2,000 miles. 180 riders. 20 teams. 21 days of racing. 2 mountain ranges. The Tour de France is officially the largest individual sporting event in the world, an athletic spectacle of truly epic proportions... how can it be captured on merely three and a half hours of coverage? Lance Armstrong Back to Back makes an effort to do exactly that, with a total of about seven hours of running time on this four-DVD set, equally divided between the 1999 and 2000 Tours de France. In the 1999 Tour, we see Lance Armstrong tackling this epic three-week race for the first time since his recovery from cancer, and in the 2000 Tour we see his triumphant return to defend his title.
When it comes to race coverage, I admit to being thoroughly spoiled by World Cycling Productions' outstanding DVDs of the one-day Classic races like the Tour of Flanders or Paris-Roubaix. When a race like that is given a full four hours, the idea of compressing 21 days of the Tour de France into a measly 3.5 hours boggles the mind. But is a short Tour better than no Tour at all? Absolutely. It's great to have these two editions of the Tour de France out on DVD, because even though they are more like a light snack than a full meal when it comes to fulfilling the desire to see all the Tour action, it's much better than going hungry.
Lance Armstrong Back to Back appears to be aimed primarily at introducing new viewers to cycle racing, because a substantial amount of the running time of each race is given over to informational pieces on specific riders, retrospectives on past stage and Tour winners, background on the race or the individual stages, and so on. This material provides some very important background that will help new viewers understand and appreciate what's going on.
What I wish, however, is that this material had been included in the special features section rather than interleaved with the actual racing footage. As it is, hard-core cycling fans, or anyone on a second viewing, will end up reaching for the fast-forward button on the remote far too often (not to mention wishing that more space had been devoted to the race itself). The interleaving of the race and supplemental material will prove even more aggravating to cyclists who want to watch the race while riding their bicycle on an indoor trainer, which is a very common way to liven up winter stationary training; you sprint when the riders reach the finish line, use a big gear when the riders are going uphill, and so on, making an otherwise dull training session more fun. I hope that in future DVD releases, WCP will take advantage of the DVD format and create a separate special features section for material like this, and leave the main feature to be exclusively racing.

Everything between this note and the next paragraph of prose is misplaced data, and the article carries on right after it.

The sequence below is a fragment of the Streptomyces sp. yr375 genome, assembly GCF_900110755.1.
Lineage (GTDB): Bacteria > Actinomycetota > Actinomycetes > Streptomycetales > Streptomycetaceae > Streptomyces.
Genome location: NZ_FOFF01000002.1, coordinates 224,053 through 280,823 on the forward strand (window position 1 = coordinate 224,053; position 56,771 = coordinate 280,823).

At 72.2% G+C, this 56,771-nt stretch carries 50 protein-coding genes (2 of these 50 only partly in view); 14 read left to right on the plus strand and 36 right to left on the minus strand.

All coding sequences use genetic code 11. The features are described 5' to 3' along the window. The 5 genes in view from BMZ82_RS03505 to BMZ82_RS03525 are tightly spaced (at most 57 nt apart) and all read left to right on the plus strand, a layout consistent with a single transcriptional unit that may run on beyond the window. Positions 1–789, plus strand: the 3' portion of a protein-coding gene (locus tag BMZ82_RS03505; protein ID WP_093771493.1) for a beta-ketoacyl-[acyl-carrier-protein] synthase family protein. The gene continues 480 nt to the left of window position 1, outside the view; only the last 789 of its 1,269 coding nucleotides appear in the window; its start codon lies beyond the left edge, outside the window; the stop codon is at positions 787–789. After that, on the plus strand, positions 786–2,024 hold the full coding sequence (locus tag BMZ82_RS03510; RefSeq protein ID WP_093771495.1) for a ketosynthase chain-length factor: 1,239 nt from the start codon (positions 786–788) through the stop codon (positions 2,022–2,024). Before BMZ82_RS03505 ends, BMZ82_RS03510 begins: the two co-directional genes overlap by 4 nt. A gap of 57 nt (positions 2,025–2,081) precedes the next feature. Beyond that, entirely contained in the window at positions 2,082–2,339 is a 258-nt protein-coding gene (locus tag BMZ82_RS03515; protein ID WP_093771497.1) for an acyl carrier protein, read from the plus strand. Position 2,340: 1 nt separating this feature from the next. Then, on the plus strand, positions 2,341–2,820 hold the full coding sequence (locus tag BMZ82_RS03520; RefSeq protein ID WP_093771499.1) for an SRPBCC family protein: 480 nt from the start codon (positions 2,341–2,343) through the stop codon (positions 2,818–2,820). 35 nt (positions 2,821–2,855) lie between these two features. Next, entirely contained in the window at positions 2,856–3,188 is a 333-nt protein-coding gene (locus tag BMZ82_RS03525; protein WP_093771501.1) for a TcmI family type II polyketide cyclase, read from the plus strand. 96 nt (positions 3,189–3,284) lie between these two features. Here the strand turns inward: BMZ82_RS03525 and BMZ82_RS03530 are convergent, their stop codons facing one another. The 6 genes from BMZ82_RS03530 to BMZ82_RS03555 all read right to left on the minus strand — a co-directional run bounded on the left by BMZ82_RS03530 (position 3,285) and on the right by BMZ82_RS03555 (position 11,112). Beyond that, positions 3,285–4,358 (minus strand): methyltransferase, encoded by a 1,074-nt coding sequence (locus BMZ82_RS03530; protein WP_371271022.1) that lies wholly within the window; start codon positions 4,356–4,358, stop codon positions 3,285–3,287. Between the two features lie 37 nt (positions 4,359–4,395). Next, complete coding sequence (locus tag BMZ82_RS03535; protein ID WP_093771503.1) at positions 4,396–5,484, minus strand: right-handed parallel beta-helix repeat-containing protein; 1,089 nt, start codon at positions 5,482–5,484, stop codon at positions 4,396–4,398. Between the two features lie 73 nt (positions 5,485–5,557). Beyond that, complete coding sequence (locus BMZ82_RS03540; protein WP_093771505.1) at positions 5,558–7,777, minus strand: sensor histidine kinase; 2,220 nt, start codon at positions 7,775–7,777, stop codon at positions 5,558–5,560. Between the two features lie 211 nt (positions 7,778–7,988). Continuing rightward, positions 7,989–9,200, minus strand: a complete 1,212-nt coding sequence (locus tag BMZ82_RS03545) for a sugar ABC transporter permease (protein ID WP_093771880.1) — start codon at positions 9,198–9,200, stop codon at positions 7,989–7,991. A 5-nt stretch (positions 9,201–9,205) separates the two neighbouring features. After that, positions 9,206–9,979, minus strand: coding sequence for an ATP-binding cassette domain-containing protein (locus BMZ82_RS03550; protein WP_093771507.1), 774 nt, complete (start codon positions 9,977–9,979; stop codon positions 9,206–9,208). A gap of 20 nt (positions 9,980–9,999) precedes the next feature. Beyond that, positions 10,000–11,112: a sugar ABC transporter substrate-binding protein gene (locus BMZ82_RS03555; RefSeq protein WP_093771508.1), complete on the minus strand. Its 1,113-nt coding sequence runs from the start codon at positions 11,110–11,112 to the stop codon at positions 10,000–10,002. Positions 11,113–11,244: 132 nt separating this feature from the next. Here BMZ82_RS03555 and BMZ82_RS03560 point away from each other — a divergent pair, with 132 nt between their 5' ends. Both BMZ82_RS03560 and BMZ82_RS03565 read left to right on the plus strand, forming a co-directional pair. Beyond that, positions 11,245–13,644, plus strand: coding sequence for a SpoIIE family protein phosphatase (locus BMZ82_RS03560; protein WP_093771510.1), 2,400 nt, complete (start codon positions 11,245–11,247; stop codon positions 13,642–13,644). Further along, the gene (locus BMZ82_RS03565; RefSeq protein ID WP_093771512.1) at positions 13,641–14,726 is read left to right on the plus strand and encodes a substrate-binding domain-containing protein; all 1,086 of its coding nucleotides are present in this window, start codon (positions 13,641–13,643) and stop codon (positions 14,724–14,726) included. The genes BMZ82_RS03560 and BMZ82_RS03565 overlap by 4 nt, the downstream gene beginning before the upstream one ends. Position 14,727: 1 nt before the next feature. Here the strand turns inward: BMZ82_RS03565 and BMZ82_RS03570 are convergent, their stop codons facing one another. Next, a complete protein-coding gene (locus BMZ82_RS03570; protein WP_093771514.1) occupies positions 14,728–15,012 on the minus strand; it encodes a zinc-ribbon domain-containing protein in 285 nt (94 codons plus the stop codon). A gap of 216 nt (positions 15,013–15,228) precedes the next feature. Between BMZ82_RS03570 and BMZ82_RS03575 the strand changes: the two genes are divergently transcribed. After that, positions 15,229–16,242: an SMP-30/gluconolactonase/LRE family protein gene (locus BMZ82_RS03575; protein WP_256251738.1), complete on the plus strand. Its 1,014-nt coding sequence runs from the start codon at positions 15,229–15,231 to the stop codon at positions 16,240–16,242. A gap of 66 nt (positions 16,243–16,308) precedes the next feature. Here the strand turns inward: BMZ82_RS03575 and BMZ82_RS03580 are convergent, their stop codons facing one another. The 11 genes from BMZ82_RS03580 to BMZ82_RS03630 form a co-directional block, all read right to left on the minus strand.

Let's take a look at the content of the two Tours themselves:
1999 Tour de France
The first fifty minutes or so of the coverage deals with the first five stages, moving through these flat stages quickly but not too much so. The excitement in these stages comes at the end, in the sprint finish, and the coverage for each of them is very well done. The coverage picks up at about the last kilometer of racing, and with a combination of motorcycle shots from the side and helicopter shots giving us a top-down view, we get a great presentation of the tactical maneuvering as well as pure speed and strength on display as the bunch roars up to the line. The bunch sprints in the first week are also particularly exciting in terms of tactics and individual efforts, especially since the green jersey of "most consistent rider" is hotly contested between Erik Zabel and Stuart O'Grady.
The time trial and mountain stages are covered reasonably well, though not in the depth that I'd really like to see. Overall, this Tour isn't as exciting as some of the others, due to the dominance of Armstrong from the beginning; much of the excitement comes from the fight for the other podium positions. Fans of the Spanish climber Fernando Escartin will enjoy his performance here; indeed, the aggressiveness of the Kelme team adds spice to the race on a number of occasions.
A number of "Tour de France Plus" segments provide commentary on various aspects of the race other than what's actually happening on that day's stage, from the doping scandal of the 1998 Tour (and why the ONCE team and rider Richard Virenque are in the 1999 race despite the organizers' objections), to several sprinters' attempts to break the record of the most stage wins in a row at the Tour de France (three), to Mario Cippolini's clothing style (he is often fined by the organization for showing up in non-regulation gear). Not surprisingly, the 1999 Tour coverage features a substantial number of interviews with Lance Armstrong, as well as footage from his various press conferences and public statements.
2000 Tour de France
This Tour shows promise from the beginning of being a more exciting and highly contested race than the 1999 edition. Former Tour winners Jan Ullrich (riding for Telekom) and Marco Pantani are back in the race, along with French legend Laurent Jalabert, riding for ONCE. And this time, no nasty crash in the early stages opens up any killer time gaps among the leaders, so returning champion Armstrong is pitted against his competitors on a more level playing field.